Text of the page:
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The use of a surgical mesh is currently considered the gold standard for ventral hernia repair . The prosthesis can be implanted in various positions, including the onlay, retromuscular or intraperitoneal positions, and many different techniques for mesh implantation have been described. In addition, the prosthesis can be implanted either laparoscopically  or through classic open procedures . Each technique is associated with advantages and disadvantages .
Laparoscopic ventral hernia repair (LVHR) requires a prosthesis specifically designed for intraperitoneal place- ment . This prosthesis must remain strong over time, minimise the risk of adhesions and help to reduce the impact of the hernia repair on patient quality-of-life (QoL). Such prostheses have improved significantly since the first intraperitoneal mesh implantations were performed, with the introduction of bi-layer and lightweight meshes. It has been suggested that the use of lightweight meshes should improve patient QoL in the long term since a significant amount of the mesh is absorbed over time. This could be at the cost of an increased hernia recurrence rate . This requires further investigation.
Ventralight ST™ (Davol Inc., Subsidiary of C.R. Bard Inc., Warwick, Rhode Island, USA) is a novel lightweight intraperitoneal onlay (IPOM) mesh coated with hyaluronic acid. It has a polypropylene anterior layer, which allows rapid tissue ingrowth and a posterior intraperitoneal layer composed of Seprafilm™ (Davol Inc., Subsidiary of C.R. Bard Inc., Warwick, Rhode Island, USA), which minimises the attachment of peritoneal tissue (adhesions) to the prosthesis, as well as visceral erosion. The efficacy of Seprafilm™ in preventing the formation of adhesions has been widely proven, in both experimental [6–8] and clin- ical [9–11] studies. Indeed, a Cochrane review published in 2009  concluded that: ‘"There is evidence that the use of hyaluronic acid/carbomethyl cellulose (HA/CMC) membrane reduces incidence, extent and severity of adhesions in the abdomen."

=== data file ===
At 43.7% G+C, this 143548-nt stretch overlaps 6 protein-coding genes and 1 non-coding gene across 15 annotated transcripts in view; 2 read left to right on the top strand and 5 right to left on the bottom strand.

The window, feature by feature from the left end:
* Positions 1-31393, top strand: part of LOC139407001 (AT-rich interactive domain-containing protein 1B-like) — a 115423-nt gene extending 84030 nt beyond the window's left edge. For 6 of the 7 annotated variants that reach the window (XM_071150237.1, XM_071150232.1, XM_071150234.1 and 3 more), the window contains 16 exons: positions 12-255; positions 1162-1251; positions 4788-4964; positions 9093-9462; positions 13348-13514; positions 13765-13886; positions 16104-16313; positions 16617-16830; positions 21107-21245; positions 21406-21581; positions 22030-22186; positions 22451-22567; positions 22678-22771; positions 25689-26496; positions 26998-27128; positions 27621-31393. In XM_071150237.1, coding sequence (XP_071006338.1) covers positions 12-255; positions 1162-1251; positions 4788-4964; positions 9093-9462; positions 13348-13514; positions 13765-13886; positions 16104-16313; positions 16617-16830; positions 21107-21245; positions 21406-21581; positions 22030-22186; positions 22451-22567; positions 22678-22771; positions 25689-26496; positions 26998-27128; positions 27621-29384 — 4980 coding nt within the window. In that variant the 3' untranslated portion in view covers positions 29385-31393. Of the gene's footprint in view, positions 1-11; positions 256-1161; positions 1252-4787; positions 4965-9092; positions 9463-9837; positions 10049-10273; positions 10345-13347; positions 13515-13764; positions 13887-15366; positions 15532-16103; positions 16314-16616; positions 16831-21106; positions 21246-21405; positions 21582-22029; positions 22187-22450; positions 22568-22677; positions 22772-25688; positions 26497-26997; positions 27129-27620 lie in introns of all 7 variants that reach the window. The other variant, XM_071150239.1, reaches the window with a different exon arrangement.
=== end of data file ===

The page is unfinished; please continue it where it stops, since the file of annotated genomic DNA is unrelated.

Preliminary clinical results with Ventralight ST™ are promising [13, 14], but require confirmation in larger clinical trials and comparison with the results from other prostheses. The only comparative study published to date is an experimental research paper in a porcine model , in which the results favoured Ventralight ST™ comparative clinical study has yet been reported. We, therefore, conducted a case–control study comparing the results from LVHR using the Ventralight ST™ mesh with those achieved using other types of prostheses using data from the prospective French Hernia-Club registry.